Opinion / Opinion Line

Russia-Turkey tensions reflect complicated situation in Syria

(China Daily) Updated: 2015-11-30 07:46

Russia-Turkey tensions reflect complicated situation in Syria

Russia's President Vladimir Putin delivers a speech during a ceremony to receive diplomatic credentials from foreign ambassadors at the Kremlin in Moscow, Russia, November 26, 2015.[Photo/Agencies]

In response to Turkey's shooting down a Russian war plane near the Syrian Turkish border earlier this week, Russian President Vladimir Putin signed a decree on Saturday imposing economic sanctions against Turkey. These include a ban on charter flights between the two countries and import restrictions on certain Turkish goods. Russian tour operators have also been asked to stop selling trips to Turkey, normally a top holiday destination for Russian tourists. Comments:

Russia and Turkey have different purposes in their interventions in Syria and the fight against the Islamic State group. Ankara is trying to crush the outlawed Kurdistan Workers' Party and protect the Turkmen forces in Syria. Moscow, meanwhile, wants to secure the incumbent Bashar Assad administration, a traditional ally of Russia, and so is against the opposition forces in Syria.

That their relations went sour over the downing of a Russian warplane on the Syrian border, not only mirrors the intertwined interests of all the parties concerned, it is also a big relief for US President Barack Obama.

The tensions between Russia and Turkey have demonstrated the complexity of the issues in Syria, which might help him to silence some Republicans at home who accused him of doing little in the region, and it has emphasized the need for stronger Western solidarity, allowing Washington to shift some of its responsibility for the anti-terrorism fight to other allies.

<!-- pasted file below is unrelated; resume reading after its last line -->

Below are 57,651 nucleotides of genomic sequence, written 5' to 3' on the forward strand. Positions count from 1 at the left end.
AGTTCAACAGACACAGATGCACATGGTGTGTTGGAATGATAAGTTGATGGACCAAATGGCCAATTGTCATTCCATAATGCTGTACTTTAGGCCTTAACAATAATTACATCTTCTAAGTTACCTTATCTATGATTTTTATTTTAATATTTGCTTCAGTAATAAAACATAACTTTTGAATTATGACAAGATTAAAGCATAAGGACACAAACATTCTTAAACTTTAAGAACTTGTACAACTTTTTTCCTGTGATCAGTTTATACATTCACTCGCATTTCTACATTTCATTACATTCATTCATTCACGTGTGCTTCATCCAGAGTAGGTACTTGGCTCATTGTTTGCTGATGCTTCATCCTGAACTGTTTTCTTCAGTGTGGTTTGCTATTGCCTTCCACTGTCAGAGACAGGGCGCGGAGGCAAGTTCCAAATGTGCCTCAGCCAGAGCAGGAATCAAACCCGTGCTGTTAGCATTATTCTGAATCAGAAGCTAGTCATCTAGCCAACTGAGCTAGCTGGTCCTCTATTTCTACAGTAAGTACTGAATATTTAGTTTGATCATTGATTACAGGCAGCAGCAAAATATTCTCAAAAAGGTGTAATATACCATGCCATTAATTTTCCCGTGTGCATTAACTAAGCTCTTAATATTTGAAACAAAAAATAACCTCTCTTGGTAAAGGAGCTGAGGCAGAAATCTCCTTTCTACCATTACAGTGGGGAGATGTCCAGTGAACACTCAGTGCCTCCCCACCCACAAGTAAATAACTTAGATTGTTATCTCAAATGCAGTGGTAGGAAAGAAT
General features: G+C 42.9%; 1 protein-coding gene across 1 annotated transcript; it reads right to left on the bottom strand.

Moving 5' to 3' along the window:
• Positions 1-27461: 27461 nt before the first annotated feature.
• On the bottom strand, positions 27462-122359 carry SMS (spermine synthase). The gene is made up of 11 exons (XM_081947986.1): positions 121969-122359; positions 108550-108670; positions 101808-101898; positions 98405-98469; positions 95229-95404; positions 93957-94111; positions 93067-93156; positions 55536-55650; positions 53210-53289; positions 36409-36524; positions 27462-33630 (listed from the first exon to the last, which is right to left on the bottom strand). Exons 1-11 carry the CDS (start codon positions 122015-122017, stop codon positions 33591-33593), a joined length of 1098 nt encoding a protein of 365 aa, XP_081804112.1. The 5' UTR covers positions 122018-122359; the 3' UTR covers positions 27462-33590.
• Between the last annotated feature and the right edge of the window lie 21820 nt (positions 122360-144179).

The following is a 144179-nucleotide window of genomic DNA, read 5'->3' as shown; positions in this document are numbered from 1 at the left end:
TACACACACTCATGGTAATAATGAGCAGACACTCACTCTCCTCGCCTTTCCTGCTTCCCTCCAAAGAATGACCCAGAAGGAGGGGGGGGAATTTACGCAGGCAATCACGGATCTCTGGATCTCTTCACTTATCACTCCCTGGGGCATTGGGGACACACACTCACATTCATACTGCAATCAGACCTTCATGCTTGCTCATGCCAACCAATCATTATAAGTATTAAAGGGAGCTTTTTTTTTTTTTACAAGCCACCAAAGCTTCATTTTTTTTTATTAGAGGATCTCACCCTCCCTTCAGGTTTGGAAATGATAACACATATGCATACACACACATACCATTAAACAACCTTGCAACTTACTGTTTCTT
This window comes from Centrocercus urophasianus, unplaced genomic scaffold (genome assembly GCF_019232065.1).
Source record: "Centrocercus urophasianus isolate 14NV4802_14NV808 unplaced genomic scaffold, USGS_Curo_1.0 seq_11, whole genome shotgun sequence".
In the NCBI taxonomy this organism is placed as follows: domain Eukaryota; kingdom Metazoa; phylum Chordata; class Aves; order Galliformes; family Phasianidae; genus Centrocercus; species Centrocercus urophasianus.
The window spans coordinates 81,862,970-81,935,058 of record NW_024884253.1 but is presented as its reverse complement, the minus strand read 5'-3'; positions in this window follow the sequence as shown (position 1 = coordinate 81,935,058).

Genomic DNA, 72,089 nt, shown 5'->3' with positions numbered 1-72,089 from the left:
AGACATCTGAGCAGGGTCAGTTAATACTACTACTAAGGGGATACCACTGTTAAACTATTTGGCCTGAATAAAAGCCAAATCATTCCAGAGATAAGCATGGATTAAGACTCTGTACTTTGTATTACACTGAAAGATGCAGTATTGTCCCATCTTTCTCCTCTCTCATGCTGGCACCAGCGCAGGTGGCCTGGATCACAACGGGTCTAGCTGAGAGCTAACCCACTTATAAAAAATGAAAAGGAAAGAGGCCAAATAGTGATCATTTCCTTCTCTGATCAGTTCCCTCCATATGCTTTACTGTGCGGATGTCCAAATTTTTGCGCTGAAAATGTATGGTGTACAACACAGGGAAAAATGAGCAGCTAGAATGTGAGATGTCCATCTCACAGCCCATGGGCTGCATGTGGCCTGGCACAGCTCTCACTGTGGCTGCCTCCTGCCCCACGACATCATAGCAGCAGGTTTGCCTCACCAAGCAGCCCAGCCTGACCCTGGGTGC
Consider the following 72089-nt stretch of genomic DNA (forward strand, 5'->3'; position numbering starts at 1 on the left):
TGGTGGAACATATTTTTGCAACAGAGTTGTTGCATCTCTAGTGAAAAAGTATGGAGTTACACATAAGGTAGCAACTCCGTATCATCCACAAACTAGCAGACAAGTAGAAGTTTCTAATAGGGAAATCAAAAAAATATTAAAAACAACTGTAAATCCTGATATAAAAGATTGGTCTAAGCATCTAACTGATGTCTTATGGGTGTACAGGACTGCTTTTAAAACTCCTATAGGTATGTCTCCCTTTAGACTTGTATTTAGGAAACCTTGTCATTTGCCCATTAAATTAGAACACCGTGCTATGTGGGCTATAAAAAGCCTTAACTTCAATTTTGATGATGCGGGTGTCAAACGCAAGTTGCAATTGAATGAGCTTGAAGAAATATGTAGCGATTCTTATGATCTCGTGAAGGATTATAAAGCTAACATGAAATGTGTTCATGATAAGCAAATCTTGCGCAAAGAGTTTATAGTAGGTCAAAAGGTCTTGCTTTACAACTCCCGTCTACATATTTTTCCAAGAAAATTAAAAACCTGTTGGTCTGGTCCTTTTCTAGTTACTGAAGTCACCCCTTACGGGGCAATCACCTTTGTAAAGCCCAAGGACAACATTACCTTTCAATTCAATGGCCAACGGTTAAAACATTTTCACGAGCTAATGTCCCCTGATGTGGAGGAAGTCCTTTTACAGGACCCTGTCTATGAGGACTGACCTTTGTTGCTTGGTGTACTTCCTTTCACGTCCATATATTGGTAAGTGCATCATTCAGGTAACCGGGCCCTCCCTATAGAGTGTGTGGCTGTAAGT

Shi Zehua, an associate professor of international relations at Beijing Foreign Studies University, Nov 27

So what should the United States and European NATO members do? It will help not to overreact or to treat Russia as an implacable foe.

But Russian efforts to shore up the regime are not entirely counterproductive. It is not in the West's interests to see the regime ousted before a viable alternative is ready to step in. The IS extremists, who depend so much on perceptions of their momentum, are not in a position to gain control over Damascus and declare a caliphate in reality as well as name.

The conclusion is that the US, Europe and the Arab countries opposing IS should use this incident as an opportunity to further influence what Russia does, not as an excuse to isolate or humiliate it.

Richard Haass, president of the Council on Foreign Relations, Nov 25

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